Wheat kernels infected by common bunt have a gray-green color and are wider than healthy kernels. Diseased kernels can be seen in developing wheat heads but are often not detected until harvest. The outer layers of diseased kernels remain intact initially but are easily broken during grain harvest, releasing masses of black, powdery spores. The fungus produces chemicals with a fishy odor, which sometimes causes this disease to be referred to as “stinking smut.” Symptoms of common bunt resemble dwarf bunt; however, plants infected with dwarf bunt are stunted.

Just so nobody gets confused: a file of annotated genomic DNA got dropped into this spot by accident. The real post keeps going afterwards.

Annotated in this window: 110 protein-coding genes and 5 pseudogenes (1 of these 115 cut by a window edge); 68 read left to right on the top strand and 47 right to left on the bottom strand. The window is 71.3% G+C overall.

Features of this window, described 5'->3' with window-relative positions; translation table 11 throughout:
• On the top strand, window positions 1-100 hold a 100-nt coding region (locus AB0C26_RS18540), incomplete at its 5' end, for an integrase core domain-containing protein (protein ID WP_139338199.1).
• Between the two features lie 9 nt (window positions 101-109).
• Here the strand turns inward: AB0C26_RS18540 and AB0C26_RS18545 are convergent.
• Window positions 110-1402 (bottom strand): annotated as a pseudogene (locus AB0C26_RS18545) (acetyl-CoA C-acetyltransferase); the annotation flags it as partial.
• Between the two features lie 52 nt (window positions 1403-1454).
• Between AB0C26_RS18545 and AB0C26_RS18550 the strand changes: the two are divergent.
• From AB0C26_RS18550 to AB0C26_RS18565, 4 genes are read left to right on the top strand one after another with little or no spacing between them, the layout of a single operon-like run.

Management: Fungicide seed treatment, disease-free seed sources.